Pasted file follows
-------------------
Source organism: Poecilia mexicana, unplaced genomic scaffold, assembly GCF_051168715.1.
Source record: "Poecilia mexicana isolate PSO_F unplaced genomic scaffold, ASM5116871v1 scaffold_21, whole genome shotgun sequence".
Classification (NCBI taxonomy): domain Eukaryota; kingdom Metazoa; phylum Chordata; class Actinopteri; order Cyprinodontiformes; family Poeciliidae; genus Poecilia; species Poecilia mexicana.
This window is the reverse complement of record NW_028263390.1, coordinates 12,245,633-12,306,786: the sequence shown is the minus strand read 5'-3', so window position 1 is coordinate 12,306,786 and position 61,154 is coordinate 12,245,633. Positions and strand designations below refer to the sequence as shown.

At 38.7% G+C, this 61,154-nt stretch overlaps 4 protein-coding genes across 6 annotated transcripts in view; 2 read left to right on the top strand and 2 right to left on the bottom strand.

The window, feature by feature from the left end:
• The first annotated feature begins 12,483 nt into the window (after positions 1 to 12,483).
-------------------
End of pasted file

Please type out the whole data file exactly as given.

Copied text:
Source organism: Poecilia mexicana, unplaced genomic scaffold, assembly GCF_051168715.1.
Source record: "Poecilia mexicana isolate PSO_F unplaced genomic scaffold, ASM5116871v1 scaffold_21, whole genome shotgun sequence".
Classification (NCBI taxonomy): domain Eukaryota; kingdom Metazoa; phylum Chordata; class Actinopteri; order Cyprinodontiformes; family Poeciliidae; genus Poecilia; species Poecilia mexicana.
This window is the reverse complement of record NW_028263390.1, coordinates 12,245,633-12,306,786: the sequence shown is the minus strand read 5'-3', so window position 1 is coordinate 12,306,786 and position 61,154 is coordinate 12,245,633. Positions and strand designations below refer to the sequence as shown.

At 38.7% G+C, this 61,154-nt stretch overlaps 4 protein-coding genes across 6 annotated transcripts in view; 2 read left to right on the top strand and 2 right to left on the bottom strand.

The window, feature by feature from the left end:
• The first annotated feature begins 12,483 nt into the window (after positions 1 to 12,483).